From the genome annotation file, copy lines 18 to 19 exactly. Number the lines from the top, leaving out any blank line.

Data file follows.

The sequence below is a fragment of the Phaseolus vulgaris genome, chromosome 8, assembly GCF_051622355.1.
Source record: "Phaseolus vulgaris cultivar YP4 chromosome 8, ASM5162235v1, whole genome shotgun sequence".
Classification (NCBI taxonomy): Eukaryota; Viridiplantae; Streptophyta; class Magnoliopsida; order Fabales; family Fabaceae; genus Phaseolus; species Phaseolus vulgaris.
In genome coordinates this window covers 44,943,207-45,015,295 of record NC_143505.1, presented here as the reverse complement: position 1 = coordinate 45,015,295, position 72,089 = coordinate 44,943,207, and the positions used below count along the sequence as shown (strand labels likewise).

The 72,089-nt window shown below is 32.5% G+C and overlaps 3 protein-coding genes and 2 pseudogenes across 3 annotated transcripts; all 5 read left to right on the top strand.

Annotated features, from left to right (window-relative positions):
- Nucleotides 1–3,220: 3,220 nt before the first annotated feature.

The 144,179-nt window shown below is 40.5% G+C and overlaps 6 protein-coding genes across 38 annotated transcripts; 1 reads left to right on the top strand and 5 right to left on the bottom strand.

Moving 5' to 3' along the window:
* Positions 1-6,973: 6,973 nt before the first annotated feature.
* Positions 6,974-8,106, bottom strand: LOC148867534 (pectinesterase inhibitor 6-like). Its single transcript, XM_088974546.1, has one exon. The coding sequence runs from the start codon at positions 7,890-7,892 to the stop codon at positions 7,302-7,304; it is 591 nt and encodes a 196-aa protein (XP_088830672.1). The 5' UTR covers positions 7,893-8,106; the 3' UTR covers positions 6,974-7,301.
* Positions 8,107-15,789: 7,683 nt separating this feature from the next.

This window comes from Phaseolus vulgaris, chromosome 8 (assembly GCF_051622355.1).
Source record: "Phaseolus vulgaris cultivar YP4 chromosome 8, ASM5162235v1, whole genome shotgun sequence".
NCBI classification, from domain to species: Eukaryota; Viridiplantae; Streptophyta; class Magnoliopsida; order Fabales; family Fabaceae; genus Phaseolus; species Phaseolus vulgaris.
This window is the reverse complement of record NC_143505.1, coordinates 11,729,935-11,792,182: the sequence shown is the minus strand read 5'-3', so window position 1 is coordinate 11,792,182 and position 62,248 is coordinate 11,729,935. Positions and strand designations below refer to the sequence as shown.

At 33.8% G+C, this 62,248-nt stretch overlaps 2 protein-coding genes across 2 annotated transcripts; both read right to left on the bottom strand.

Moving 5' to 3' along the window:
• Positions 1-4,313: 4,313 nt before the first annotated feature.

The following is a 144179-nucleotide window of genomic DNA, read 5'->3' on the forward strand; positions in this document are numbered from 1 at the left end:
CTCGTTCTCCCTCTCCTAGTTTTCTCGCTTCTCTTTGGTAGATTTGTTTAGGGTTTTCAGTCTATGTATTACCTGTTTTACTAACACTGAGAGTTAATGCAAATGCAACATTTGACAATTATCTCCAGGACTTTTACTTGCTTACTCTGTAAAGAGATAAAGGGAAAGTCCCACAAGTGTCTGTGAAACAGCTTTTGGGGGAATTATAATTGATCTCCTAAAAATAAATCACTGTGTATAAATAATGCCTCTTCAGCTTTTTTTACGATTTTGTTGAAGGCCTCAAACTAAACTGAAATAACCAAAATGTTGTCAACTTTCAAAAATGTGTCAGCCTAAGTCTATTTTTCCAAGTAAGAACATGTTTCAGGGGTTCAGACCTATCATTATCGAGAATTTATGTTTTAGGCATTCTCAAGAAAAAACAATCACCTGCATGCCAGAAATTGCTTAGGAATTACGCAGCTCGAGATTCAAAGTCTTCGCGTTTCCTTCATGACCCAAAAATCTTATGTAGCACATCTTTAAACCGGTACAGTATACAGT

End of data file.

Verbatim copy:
Moving 5' to 3' along the window:
• Positions 1-4,313: 4,313 nt before the first annotated feature.